New chief state prosecutor vows independence

By Aries Rufo,

Posted at Feb 18 2010 09:02 PM | Updated as of Feb 19 2010 11:32 PM

MANILA, Philippines - He admits being close to Carlos de Leon, the other half of the power couple in Malacañang who vets appointive officials, but he says it doesn't mean he will be beholden to President Gloria Macapagal Arroyo.

Newly-appointed Chief State Prosecutor Claro Arellano believes that his credentials bagged him the post, not his closeness to the powers that be.

He also vows to uphold the independence and integrity of his new post. (Read: New chief state prosecutor urged to keep office 'clean')  

“We started together as state prosecutors at the Department of Justice,” Arellano says in an interview with, referring to de Leon.  “But even without his endorsement, I think I deserved (to be appointed to) the position.”

Last Monday (Feb. 15), President Arroyo swore in Arellano, replacing retired Chief State Prosecutor Jovencito Zuño, who held the post for 13 years. He edged out two other potential candidates: Department of Justice Undersecretary Ricardo Blancaflor and Senior Assistant Chief State Prosecutor Severino Gana.

As chief state prosecutor, Arellano will supervise around 1,750 government prosecutors nationwide as head of the National Prosecution Service (NPS).

The post of chief state prosecutor was one of several vacancies that President Arroyo could legally fill up before she steps down from office on June 30.

In the coming elections, the job of the chief state prosecutor has become more crucial and strategic. In partnership with the Commission on Elections’ (Comelec) Law Department, the Office of the Chief State Prosecutor will supervise the investigatory and prosecutorial functions of the Comelec on election offenses.

Prosecutors are also members of the City Board of Canvassers, the Provincial Board of Canvassers, and the District Board of Canvassers for the legislative districts of Metro Manila.

From the ranks

Prosecutors welcomed the appointment of Arellano, saying he “is one of us.”

Arellano rose from the ranks—as a state prosecutor, regional state prosecutor, and chief prosecutor of the Quezon City Prosecutors' Office.

He wears his new hat backed by 22 years of public service.

Arellano joined the Department of Justice (DOJ) in 1998. Three years later, he was appointed regional state prosecutor for Region 4. It was during this provincial stint that his career was defined.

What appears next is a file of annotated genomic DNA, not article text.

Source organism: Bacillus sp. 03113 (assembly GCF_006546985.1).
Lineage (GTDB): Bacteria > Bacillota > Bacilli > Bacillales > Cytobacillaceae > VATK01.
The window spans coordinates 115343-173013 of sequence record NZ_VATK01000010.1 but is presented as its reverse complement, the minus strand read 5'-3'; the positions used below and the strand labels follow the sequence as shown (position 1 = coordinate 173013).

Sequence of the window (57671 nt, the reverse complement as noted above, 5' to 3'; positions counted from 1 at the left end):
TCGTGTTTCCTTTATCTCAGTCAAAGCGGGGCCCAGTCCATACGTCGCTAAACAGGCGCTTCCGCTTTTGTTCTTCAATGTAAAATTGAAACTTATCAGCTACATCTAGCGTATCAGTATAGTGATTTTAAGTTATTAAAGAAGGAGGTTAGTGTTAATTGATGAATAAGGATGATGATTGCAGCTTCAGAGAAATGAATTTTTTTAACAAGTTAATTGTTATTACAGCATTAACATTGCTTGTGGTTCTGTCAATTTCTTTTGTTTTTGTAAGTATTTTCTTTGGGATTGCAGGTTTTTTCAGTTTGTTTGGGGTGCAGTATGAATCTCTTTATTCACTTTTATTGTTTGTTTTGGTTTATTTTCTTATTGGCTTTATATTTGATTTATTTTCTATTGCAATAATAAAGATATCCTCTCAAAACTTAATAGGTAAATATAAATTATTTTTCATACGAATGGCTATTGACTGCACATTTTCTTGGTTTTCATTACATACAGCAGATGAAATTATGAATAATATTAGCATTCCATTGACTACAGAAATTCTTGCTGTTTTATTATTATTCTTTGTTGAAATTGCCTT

He was part of the team of prosecutors that pinned down former Calauan Mayor Antonio Sanchez for murder. He was also involved in tightening the case on the Payumo massacre.

At the same time, he was the director of the Witness Protection Program of the government that sheltered Vizconde massacre star witness Jessica Alfaro. Arellano says he stayed with the witnesses in their secret hideouts.

At the Quezon City chief prosecutor, the highlight of his career was the successful prosecution of the Philippines' first plunder case.

“I guided our prosecutors over this case,” Arellano says. A Bureau of Internal Revenue cashier was the first to be convicted for plunder.

The Quezon City portfolio is one of the most coveted slots for prosecutors, but also one of the most intrigue-laden. Arellano said this pressure-filled job also prepared him for his new position.

It was earlier reported that Arellano was facing administrative cases, but Arellano stresses he had already been cleared by the DOJ and the Ombudsman. (Read: Arroyo seen to name loyal chief state prosecutor)

He says such cases come with the territory. “You cannot please everybody.”

In a joint statement, the Chief Prosecutors Association (CPROSA) and the National Prosecutors League of the Philippines said Arellano’s appointment “would surely enhance professionalism in the prosecution service as a distinct public career.”

They added: “We are happy he could easily relate with the prosecutors with full grasp and understanding of their various needs, problems, difficulties and concerns in the discharge of their public task. “

Improving professionalism in NPS

Arellano assumes his post at the NPS with a scandal that has tainted the office's image.

Before he retired, Zuño was slapped with graft charges and got entangled in a controversial drug case involving other prosecutors. (Read: Zuño: Public service can be ungrateful)

The scandal reinforced the perception that government fiscals can be bought at the right price.

How would he handle erring prosecutors?

Arellano says he would impose “zero tolerance” on irregularities, but not without observing due process.

He says his management style is to allow his subordinates greater leeway in exercising their functions and responsibilities.

At the Quezon City Prosecutors Office, he devolved powers by creating 7 divisions, with each division engaged in different functions. The organizational chart was supposed to have been copied by Justice Secretary Agnes Devanadera for the NPS.

“I know how to delegate. I have trust and confidence on my men,” Arellano says.

Foremost in his agenda is for Malacañang to sign the bill increasing the salary of prosecutors in order to stem the exodus of fiscals from the judiciary.

He says that good prosecutors, after honing their craft, leave the judiciary, causing a brain drain in the NPS. At present, a new prosecutor receives only a P26,000 monthly salary.

Arellano says an attractive salary would entice prosecutors to make a professional career in the NPS.

Not to mention uplifting their morale.